Seeking growth in golden years

Elderhostel: Retirees trying to keep their gray cells active are turning to a weeklong live-in program, taking classes from Shakespeare to jazz.

August 03, 1999|By Laura Cadiz | Laura Cadiz,SUN STAFF

It's not a typical vacation -- a week in a college town studying the history of comedy and the art of math.

But 25 years ago, Evelyn and Murray Amster vowed to keep their gray cells active during retirement. Since then, the Cranbury, N.J., grandparents -- she's 85, and he's 87 -- have traveled to dozens of cities throughout the nation attending Elderhostel programs to learn about various subjects.

"We're always looking for outlets for furthering education stimulation," Murray Amster said. "We don't like to sit at home, staring at the four walls."

Last week, they attended their 85th weeklong Elderhostel session, this one sponsored by Towson University at a local hotel.

The nonprofit Elderhostel program, based in Boston, caters to Americans who are living longer and have more time and money to take advantage of educational opportunities. Americans have a life expectancy of 76 years, a significant increase from age 47 in 1900.

Founded in 1975, Elderhostel provides affordable opportunities for older adults to continue learning. The program serves 270,000 people a year worldwide who take classes on topics such as Shakespeare, photography and the history of Yellowstone National Park.

"We have to keep them active and keep their minds active," said Gayle Hassid, Towson University's Elderhostel coordinator.

"Their primary goal is to learn."

Towson University runs two of Maryland's 19 Elderhostel programs, attracting 35 to 50 people for each program during the spring, summer and winter sessions.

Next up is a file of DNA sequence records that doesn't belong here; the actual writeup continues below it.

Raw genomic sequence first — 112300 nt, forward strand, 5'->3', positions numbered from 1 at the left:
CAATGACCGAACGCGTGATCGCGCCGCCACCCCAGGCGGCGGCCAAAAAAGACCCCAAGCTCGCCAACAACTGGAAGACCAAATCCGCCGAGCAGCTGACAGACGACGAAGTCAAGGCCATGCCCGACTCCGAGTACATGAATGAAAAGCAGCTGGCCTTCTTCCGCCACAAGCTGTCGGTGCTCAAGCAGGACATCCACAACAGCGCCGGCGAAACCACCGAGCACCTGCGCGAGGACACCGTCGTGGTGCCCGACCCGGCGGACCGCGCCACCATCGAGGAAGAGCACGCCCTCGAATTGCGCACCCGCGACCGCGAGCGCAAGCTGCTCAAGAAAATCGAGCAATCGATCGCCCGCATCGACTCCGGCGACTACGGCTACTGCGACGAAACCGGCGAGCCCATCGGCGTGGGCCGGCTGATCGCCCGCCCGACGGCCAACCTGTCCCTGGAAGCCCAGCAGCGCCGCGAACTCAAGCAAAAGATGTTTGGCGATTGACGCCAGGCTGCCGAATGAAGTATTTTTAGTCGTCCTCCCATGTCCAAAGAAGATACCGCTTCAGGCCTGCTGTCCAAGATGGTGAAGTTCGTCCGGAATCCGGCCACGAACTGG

This year, the university opened its second program in Annapolis, held at the Historic Inns of Annapolis, said Nicci Bojanowski, Towson University's director of programs for older adults.

She said Elderhostel operates through colleges because it helps fulfill the institutions' missions to create more programs for older adults. Participants pay $390 a week, which covers tuition, extracurricular activities and room and board.

Participants in the Towson program stay in the Ramada Inn in Towson and travel to the Inner Harbor or take in a show at F. Scott Black's Towson Dinner Theatre after classes.

The university's next programs will begin Sunday in Annapolis and Sept. 12 in Towson.

"It's a chance to meet new friends, to visit a new part of the city or country in a safe environment," Bojanowski said.

Last week's program offered classes about the criminal justice system, the history of jazz and biographies of famous older adults. Instructors come from the university's staff and the community. The program uses community instructors because the university cannot always provide a full staff, Hassid said. Instructors are paid $375 for the week.

Bill Messenger, a music teacher, taught the history of jazz and said his Elderhostel students have been his most interesting.

"These people ask intelligent questions," he said. "They have a reservoir of knowledge."

Murray Amster comes by his reservoir of criminal justice knowledge honestly. He's a former prosecutor. But he said he learned from the criminal law class because of the diverse ideas that his classmates and teacher offered.

"The ideas that come forth we sort of bounce off each other," he said.

Gloria Virgile of West Hempstead, N.Y., said she and her husband, Lou, attend Elderhostel programs because they offer more than a typical vacation by adding educational and social opportunities.

"In order to fill a hole within you, you have to find a way of adding something to your life than just play," she said.

Evelyn Amster, a retired piano teacher, agreed, saying she and her husband will enroll in Elderhostel classes as long as they can.

"It's more interesting to keep learning than it is to stay at a plateau," she said.

"Even if you are reminded of what you used to know, that's important, too."

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